By vindicating the Molotov-Ribbentrop Pact and taking a cudgel of history to its neighbors, Russia is protecting its aggressive foreign policy. Selective use of international law and proceeding from the Stalinist narrative is part of justifying both recent and potential future conquests.
Thirdly. Protecting the Stalinist narrative of history is part of information warfare that in turn is part of Russia's continued Cold War against the West. Its ultimate strategic goal is to dismantle NATO and Finlandize countries in Europe.
In the short perspective, history helps mobilize compatriots living in the West, split public opinion (how could one criticize the conquerors of fascism) and isolate Eastern Europe from Western Europe.
Labeling Poland and the Baltics a Russophobic minority that is poisoning European policy serves the goal of isolating them. Poland is a special target for Moscow also because it hosts U.S. military units sporting serious deterrence potential.
Fourthly. No authoritarian regime survives without violence and restricting its citizens' freedoms. This requires a repressive organ that in Russia is made up of the successors of the KGB.
Jealously guarding Stalinist historical narrative serves to justify or hide the crimes of Chekists. Defending the "truth, justice and inviolability" of terrorists who have killed dozens of millions of people, or the KGB brotherhood, is a sacred task for KGB lieutenant colonel Putin.
Russia fell into authoritarianism largely because its repressive organs have never been held accountable for their crimes against humanity.
The reorganization of the KGB in the 1990s did not involve a cleansing ritual nor holding murderers who were still alive accountable. This allows Putin to praise the heroism of Chekists and their services to the country when appearing in front of his comrades today.
Putin said, during the celebration of the KGB's anniversary on December 19, 2019, that it is important for our people to learn "recently unknown facts about the history of Russian special services to understand how hard it can be to achieve victory and success."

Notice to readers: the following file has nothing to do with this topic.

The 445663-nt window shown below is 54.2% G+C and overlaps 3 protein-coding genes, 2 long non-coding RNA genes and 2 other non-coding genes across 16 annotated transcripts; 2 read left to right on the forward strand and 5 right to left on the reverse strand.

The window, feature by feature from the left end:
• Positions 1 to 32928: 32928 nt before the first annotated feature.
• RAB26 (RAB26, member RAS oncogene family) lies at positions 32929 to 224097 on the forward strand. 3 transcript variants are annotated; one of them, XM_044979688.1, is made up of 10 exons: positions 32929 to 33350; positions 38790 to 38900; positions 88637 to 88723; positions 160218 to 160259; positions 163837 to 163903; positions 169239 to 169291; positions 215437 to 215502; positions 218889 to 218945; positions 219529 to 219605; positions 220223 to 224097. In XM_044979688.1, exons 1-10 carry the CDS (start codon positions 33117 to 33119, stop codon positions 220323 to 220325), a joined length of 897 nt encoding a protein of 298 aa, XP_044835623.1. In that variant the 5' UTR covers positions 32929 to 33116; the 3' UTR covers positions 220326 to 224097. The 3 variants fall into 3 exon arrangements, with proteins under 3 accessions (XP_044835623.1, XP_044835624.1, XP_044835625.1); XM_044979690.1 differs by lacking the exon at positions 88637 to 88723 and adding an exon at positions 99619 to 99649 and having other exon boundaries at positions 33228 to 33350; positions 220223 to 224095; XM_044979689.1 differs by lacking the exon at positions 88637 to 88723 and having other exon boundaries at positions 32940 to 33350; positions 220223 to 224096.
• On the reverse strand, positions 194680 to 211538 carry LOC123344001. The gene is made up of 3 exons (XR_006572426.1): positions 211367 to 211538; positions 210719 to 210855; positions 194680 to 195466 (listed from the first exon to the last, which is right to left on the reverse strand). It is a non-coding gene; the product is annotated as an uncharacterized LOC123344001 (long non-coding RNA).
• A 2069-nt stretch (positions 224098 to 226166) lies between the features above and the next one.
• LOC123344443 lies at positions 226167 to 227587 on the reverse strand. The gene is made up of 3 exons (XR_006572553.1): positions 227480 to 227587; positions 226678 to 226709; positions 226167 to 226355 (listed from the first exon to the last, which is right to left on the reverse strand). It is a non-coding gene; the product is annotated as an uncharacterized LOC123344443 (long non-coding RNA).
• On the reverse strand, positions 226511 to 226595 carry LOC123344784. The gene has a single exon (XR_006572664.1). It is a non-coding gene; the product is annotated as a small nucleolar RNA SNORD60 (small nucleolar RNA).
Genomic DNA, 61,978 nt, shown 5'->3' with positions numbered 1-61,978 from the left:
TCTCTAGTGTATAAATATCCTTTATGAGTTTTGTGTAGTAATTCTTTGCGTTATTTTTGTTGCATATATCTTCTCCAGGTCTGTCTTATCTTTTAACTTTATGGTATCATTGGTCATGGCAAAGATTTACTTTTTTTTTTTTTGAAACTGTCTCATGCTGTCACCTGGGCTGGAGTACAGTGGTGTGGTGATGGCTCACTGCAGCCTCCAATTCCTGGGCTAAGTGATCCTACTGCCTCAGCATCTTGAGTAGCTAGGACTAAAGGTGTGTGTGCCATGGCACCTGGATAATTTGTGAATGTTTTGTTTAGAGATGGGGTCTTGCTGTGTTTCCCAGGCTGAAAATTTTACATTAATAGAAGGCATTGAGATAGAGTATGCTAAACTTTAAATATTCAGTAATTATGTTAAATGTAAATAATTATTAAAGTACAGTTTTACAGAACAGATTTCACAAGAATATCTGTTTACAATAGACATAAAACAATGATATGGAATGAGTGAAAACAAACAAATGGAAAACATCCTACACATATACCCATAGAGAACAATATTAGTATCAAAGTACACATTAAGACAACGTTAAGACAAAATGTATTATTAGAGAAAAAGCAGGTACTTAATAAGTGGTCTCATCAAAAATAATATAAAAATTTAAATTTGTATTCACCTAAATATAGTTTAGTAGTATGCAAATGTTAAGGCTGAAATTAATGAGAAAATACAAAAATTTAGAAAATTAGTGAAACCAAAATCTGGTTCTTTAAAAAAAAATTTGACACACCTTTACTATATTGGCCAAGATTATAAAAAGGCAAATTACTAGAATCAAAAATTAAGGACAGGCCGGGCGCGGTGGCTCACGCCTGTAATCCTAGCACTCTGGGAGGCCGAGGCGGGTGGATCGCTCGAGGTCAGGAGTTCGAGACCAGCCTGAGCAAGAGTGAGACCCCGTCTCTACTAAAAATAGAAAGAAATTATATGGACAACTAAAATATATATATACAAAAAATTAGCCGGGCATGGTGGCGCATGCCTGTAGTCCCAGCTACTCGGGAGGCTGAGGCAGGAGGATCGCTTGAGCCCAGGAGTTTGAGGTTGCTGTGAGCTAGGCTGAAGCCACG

Naturally, he was not referring to the red terror that claimed millions of lives nor the fight against dissidents. Because there is only one historical truth that the Chekists will defend with sword and shield.
What can and must the West do in this situation?
First of all, we need to understand why Russia is doing it. It is not merely an episode from this spring but an inseparable part of the entire present and future narrative for Russia. It defines Putin's Russia as the authoritarian opposite of the West and its foreign policy as a zero-sum game.
History has shown that the West can rise to great challenges if it is united and supportive. That is precisely what is needed to resist Russia's information attacks.
The best deterrence against those who would warp history is history itself. The purposeful actions of free countries in defending facts and narratives debated by historians and the timelessness of crimes against humanity is a vital part of maintaining societies sporting a strong identity.
Steps like the Parliamentary Assembly of the Council of Europe's 2006 resolution condemning the crimes of communism or the declaration equally condemning Hitler and Stalin for unleashing WWII by the European Parliament last year help achieve it.
Similar declarations have come from the parliaments of Poland and Latvia recently that will hopefully be followed by one from the Riigikogu. Russia must know that Stalinist history is out of the question in modern Europe.
Many Western leaders will face a complicated choice as May 9 draws nearer. On the one hand, they would like to celebrate 75 years from the end of the war that claimed dozens of millions of lives. Europe has long since decided to remember those killed irrespective of their origin.
On the other, Russia is pushing its Great Victory mantra in a situation where Stalinist policy paralyzed half of Europe after the war and extended the suffering of many nations by half a century.
That is why Western leaders will have to decide whether to attend Russia's anti-Western propaganda event in the Red Square or to let a country that is still waging a war in Ukraine know from a distance that they have nothing in common with such a false narrative.
Even if the others cannot, the three Baltic countries and Poland at least should be abler to act in unison and not falter in this situation.
Editor: Marcus Turovski